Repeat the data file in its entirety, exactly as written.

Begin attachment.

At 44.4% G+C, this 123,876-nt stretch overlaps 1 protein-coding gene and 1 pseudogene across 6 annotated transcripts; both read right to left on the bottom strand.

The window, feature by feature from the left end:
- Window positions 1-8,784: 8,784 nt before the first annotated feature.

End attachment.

At 44.4% G+C, this 123,876-nt stretch overlaps 1 protein-coding gene and 1 pseudogene across 6 annotated transcripts; both read right to left on the bottom strand.

The window, feature by feature from the left end:
- Window positions 1-8,784: 8,784 nt before the first annotated feature.